I won’t really go into student and teacher relationships here that much other than to say: it’s icky, please don’t. The power dynamic at play can get screwy very quickly. My advice: If you want to combine love interest with teacher, the best way to do it is between two people who are older but of similar age and similar rank, a pair of thirty year old third degree and first degree black belts going out is less squicky than the third degree head instructor and a new white belt.

Or keep the love interest to an assistant instructor instead of the master or head instructor, they have less authority over your character’s training and are less likely to screw up the training of the other characters who are training with your characters.

Or have their love interest training them in a new skill after they’ve already mastered several of their own. This puts the two characters on a more even footing.

The more responsibility that’s at play, like the instructor being responsible for whether the character and their friends live or die (Like Four in Divergent) or responsible for whether or not a character passes their training (Kara Thrace in Battlestar Galactica), the more quickly the relationships snowball towards uncomfortable territory. Conflicts of interest are nice and drama-filled, but they also run a genuine risk of dismantling what the Instructor character is supposed to be about and what the student is supposed to be learning. It’s a conflict you should think about long and hard before deciding to include it in your story.

-Michi

[Same Anon who asked about the training]For example, different exercises to learn reflexes, balance, defense, concentration and stuff like that. Sorry, I just thought I wasn’t that clear on the last question.

No. You don’t actually learn any of that in a basic self-defense course. You won’t actually learn any of that in any self-defense course unless your character is actively studying a martial art. The reason for this is that self-defense focuses on three major objectives: deterrence, stopping power, and escape.

The stuff you’re asking for is the stuff they teach in martial arts courses or in general combat training. And while it could be vital, it’s mostly superfluous for what the student actually needs, what they have time to learn, and how to keep them from ending up in jail on charges of assault and battery, even if it was done in self-defense. Please, try to keep in mind that fighting in self-defense doesn’t actually get you off on charges with the police, your character will be liable for any blows they land and any injuries their opponent sustains. So, the answer to what does a self-defense student learn is actually: not much.

What does self-defense teach?

Escapes. These are completely pre-cooked technique strings that you can’t break apart unless you are martially trained.

They’ll teach things like: how to get out of holds, clinches, and chokes. Knees to the groin, then grab the head and ram it into the knee. The forehead slam into your opponent’s face. How to make a fist without dislocating your thumb. They’ll teach you how to drop your weight if your grabbed from behind in a bear hug. They’ll teach you throws, usually the most basic ones. You might be familiar with this one: grab the wrist and toss them over your hip. They’ll teach you wrist releases. Ground fighting (kicking from the ground and basic strikes) and ground escapes (the shrimp and twist), but nothing fancy. As in, no chokes, no arm breaks, and for the most part no jiu-jutsu style grappling. The basic self-defense student wouldn’t have the flexibility for most of it anyway and usually lacks a practice partner to make it effective.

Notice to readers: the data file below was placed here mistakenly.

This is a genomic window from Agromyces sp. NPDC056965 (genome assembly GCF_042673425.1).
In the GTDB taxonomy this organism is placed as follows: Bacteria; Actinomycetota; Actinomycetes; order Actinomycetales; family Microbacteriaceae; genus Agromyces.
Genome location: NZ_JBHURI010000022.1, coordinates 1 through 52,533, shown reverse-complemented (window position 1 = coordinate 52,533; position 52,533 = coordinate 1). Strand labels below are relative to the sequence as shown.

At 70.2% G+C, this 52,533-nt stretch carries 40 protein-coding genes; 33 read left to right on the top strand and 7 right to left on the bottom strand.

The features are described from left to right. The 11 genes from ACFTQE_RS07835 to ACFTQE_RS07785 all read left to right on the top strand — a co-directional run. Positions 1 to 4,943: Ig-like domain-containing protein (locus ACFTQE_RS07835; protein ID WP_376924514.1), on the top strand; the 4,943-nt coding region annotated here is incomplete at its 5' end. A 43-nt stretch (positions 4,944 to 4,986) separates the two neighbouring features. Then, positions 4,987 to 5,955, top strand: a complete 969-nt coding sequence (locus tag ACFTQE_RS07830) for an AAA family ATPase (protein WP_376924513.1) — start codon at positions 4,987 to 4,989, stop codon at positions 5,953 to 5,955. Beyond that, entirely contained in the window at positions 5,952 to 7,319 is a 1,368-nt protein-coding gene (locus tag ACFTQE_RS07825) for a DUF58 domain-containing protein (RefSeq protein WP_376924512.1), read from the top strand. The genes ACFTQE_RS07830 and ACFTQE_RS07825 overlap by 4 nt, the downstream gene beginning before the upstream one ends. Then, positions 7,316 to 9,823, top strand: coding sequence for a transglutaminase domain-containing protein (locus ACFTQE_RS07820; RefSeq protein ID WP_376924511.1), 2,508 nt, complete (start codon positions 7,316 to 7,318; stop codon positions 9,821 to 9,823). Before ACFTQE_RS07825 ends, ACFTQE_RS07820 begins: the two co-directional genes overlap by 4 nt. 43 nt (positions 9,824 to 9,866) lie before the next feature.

If your self-defense teacher is competent, they’ll generally dedicate a portion of the time to talking about predator and prey behavior, how to avoid dangerous situations, and what to do when you get mugged. Different teachers will give different answers.

What they won’t teach:

No wrist locks, no joint breaks, no conditioning, no stretches, none of the stuff built around creating a better fighter. They don’t need that, self-defense doesn’t teach you how to win fights, it teaches you how to get away from them. In fact, self-defense training doesn’t want you fighting at all unless it’s necessary.

They also don’t teach weapons, unless it’s a special course. No knife disarms and no gun disarms. The advice I got from my self-defense instructors were: “If they’ve got a knife or a gun, give them your wallet. The money is replaceable, you’re not.“ The only time they advised against doing what the attacker said was if they wanted you to get into a vehicle, because if you do, you’re going to be dead anyway. Don’t get in the car.

The droid you may be looking for:

1) That said, I really do recommend you looking up Michael Janich and Stay Safe Media. His stuff is a little more advanced, but it’s a very good example of what you can get out of a martial arts style that’s billed as self-defense. The bite-size chunks that are available on YouTube really are worth the watch and they’re very educational, they go into what you need and with visual examples. He’ll have techniques and different exercises that you may be able to incorporate for your characters. When I have the money, I actually intend to get his videos. He’s got some really great advice on how to keep yourself safe. So, really, look him up on YouTube.

2) Check out Aikido, Jiu-jutsu, Taekwondo, Muay Thai, and Krav Maga. Aikido is often billed as self-defense style, I don’t personally find it practical but a lot of people do. It’s going to have the spiritual element and the focus on balance that you may be looking for. It also puts a primer on techniques that will not injure the opponent. Taekwondo with it’s focus on balance and precision, Muay Thai’s practical brutality, and Krav Maga as a fighting form are also worth looking into as common self-defense styles. Jiu-jutsu is where the really solid joint locks, throws, and arm breaks come from. This will fill out your education in the places where the others might be lacking.

The thing of it is and I’m going to be bluntly honest here: the training you get from a basic self-defense course and the training you get from martial artists who teach martial arts billed as self-defense courses is utterly different. Each comes with an individual mindset and the two don’t cross-thread. It’s frustrating I know, but like I said in response to your first question: self-defense training isn’t The Karate Kid, where the student learns martial arts from an old master over the span of a few weeks and months in order to defend himself from bullies (bullies who happen to be training in the same martial style). Though, cliched as they are, both the original and the remake may actually be helpful to you in that respect.

-Michi